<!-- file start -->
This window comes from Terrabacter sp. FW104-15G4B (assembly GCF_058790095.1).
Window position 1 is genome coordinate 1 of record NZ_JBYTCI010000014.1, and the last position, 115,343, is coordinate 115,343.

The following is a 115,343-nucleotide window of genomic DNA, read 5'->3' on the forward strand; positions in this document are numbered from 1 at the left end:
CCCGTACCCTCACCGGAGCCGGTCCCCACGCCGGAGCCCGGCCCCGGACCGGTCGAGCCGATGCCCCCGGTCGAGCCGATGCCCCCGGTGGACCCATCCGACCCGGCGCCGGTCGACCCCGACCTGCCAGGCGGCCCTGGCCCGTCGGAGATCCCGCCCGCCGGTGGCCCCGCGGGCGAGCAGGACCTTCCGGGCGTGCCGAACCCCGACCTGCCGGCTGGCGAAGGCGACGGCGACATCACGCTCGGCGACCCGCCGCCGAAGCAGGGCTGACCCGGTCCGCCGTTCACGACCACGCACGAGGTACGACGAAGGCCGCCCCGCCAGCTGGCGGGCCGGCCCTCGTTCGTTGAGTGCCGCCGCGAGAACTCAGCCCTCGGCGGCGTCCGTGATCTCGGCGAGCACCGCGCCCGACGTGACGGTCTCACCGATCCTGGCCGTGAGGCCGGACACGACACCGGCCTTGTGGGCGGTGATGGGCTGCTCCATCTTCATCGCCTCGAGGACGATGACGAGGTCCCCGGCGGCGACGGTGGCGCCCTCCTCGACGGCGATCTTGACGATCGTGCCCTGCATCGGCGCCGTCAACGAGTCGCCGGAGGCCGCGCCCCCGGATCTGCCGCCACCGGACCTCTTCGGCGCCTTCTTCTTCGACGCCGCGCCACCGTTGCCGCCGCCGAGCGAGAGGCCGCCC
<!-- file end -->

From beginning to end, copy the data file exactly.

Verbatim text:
This window comes from Terrabacter sp. FW104-15G4B (assembly GCF_058790095.1).
Window position 1 is genome coordinate 1 of record NZ_JBYTCI010000014.1, and the last position, 115,343, is coordinate 115,343.

The following is a 115,343-nucleotide window of genomic DNA, read 5'->3' on the forward strand; positions in this document are numbered from 1 at the left end:
CCCGTACCCTCACCGGAGCCGGTCCCCACGCCGGAGCCCGGCCCCGGACCGGTCGAGCCGATGCCCCCGGTCGAGCCGATGCCCCCGGTGGACCCATCCGACCCGGCGCCGGTCGACCCCGACCTGCCAGGCGGCCCTGGCCCGTCGGAGATCCCGCCCGCCGGTGGCCCCGCGGGCGAGCAGGACCTTCCGGGCGTGCCGAACCCCGACCTGCCGGCTGGCGAAGGCGACGGCGACATCACGCTCGGCGACCCGCCGCCGAAGCAGGGCTGACCCGGTCCGCCGTTCACGACCACGCACGAGGTACGACGAAGGCCGCCCCGCCAGCTGGCGGGCCGGCCCTCGTTCGTTGAGTGCCGCCGCGAGAACTCAGCCCTCGGCGGCGTCCGTGATCTCGGCGAGCACCGCGCCCGACGTGACGGTCTCACCGATCCTGGCCGTGAGGCCGGACACGACACCGGCCTTGTGGGCGGTGATGGGCTGCTCCATCTTCATCGCCTCGAGGACGATGACGAGGTCCCCGGCGGCGACGGTGGCGCCCTCCTCGACGGCGATCTTGACGATCGTGCCCTGCATCGGCGCCGTCAACGAGTCGCCGGAGGCCGCGCCCCCGGATCTGCCGCCACCGGACCTCTTCGGCGCCTTCTTCTTCGACGCCGCGCCACCGTTGCCGCCGCCGAGCGAGAGGCCGCCC